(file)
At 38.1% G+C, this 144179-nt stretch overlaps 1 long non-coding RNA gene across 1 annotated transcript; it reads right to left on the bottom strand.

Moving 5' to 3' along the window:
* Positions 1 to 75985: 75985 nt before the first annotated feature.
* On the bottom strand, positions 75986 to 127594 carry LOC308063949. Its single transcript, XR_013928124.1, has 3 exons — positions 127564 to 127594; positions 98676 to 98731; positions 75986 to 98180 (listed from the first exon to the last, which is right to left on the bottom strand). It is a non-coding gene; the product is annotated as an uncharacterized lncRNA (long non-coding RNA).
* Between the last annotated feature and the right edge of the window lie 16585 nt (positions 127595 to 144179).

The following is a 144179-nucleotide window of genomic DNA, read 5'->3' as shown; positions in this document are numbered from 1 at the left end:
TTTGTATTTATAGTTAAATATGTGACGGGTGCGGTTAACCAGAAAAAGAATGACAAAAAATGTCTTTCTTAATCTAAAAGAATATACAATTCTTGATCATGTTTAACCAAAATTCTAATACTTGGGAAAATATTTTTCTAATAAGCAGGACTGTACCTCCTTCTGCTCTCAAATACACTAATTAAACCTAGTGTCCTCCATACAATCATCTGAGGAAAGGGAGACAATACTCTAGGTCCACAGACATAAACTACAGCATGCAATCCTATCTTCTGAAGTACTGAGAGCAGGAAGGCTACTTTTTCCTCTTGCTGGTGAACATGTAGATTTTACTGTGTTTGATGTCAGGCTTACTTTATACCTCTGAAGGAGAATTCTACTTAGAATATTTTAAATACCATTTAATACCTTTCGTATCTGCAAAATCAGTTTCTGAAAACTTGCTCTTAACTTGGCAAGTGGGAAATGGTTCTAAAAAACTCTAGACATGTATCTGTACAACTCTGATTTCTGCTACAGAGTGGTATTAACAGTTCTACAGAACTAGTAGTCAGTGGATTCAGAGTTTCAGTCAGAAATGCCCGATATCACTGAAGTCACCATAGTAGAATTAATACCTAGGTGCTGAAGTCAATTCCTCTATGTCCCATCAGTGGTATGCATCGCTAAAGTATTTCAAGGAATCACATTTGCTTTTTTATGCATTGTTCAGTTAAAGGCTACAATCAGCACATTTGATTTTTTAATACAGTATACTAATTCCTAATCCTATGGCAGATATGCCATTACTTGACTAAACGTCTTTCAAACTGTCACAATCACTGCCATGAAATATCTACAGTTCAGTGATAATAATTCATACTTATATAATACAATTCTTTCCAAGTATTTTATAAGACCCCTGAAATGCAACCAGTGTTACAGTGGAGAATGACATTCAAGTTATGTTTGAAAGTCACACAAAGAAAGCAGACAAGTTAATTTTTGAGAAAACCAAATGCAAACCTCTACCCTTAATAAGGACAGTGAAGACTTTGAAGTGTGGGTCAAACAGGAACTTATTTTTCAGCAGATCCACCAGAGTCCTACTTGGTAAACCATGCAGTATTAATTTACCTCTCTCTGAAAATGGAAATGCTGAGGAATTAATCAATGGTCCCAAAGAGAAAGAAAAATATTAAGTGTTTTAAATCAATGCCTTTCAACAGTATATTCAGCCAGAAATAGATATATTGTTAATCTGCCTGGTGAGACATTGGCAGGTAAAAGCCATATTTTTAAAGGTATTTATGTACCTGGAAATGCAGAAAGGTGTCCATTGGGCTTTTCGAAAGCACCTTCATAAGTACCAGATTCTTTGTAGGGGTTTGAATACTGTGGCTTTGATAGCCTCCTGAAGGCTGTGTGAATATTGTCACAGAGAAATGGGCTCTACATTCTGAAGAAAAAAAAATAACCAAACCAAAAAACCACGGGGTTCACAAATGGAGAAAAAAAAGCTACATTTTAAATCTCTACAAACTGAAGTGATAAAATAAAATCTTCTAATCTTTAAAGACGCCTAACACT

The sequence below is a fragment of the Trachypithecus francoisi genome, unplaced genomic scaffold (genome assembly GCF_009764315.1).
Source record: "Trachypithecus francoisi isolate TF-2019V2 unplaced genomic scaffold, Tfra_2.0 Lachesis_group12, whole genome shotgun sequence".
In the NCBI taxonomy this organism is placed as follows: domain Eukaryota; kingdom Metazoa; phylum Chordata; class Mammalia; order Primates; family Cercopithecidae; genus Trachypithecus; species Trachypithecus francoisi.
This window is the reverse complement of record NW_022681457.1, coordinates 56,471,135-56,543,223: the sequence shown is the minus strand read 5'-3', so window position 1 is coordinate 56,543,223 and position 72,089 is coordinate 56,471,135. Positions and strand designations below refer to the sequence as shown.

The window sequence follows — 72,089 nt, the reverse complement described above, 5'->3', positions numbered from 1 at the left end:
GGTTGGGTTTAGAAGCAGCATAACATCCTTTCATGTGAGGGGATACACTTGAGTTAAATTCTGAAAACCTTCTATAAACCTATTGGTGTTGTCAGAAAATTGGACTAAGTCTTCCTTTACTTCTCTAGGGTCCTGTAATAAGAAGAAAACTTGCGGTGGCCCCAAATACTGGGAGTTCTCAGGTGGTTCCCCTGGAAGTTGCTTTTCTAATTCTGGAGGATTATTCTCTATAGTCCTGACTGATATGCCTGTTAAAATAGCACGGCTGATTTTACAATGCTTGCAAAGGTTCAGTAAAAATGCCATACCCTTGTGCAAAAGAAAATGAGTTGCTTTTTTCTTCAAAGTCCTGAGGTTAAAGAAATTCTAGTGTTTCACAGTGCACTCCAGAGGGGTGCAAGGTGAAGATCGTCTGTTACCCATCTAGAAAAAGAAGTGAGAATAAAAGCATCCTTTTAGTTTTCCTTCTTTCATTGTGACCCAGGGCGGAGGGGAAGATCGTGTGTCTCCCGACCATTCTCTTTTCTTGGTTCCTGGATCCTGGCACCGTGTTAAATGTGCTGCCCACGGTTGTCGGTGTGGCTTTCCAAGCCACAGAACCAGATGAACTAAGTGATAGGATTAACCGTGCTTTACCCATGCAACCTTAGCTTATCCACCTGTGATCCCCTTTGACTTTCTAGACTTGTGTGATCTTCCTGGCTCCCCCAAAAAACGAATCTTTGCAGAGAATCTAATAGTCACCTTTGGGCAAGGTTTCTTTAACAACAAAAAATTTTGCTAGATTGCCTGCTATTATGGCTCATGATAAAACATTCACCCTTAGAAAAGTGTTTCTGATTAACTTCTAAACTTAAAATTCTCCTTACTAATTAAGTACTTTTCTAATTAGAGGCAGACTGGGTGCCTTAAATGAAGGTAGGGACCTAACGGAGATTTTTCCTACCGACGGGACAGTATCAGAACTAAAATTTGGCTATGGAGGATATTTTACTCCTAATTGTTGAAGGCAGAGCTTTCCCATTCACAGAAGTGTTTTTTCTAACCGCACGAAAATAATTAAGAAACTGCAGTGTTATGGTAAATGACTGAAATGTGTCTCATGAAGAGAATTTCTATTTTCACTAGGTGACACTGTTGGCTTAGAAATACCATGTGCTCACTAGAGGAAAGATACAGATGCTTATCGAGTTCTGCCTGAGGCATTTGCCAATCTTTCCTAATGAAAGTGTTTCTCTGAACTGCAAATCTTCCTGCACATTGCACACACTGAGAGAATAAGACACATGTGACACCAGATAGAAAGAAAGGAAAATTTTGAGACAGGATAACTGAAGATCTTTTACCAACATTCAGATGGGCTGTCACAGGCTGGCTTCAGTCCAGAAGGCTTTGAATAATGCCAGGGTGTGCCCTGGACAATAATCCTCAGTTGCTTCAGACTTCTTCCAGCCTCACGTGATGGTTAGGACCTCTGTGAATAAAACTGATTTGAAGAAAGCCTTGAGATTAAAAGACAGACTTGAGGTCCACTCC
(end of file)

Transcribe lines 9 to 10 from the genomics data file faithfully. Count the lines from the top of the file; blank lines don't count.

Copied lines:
Source record: "Trachypithecus francoisi isolate TF-2019V2 unplaced genomic scaffold, Tfra_2.0 Lachesis_group12, whole genome shotgun sequence".
In the NCBI taxonomy this organism is placed as follows: domain Eukaryota; kingdom Metazoa; phylum Chordata; class Mammalia; order Primates; family Cercopithecidae; genus Trachypithecus; species Trachypithecus francoisi.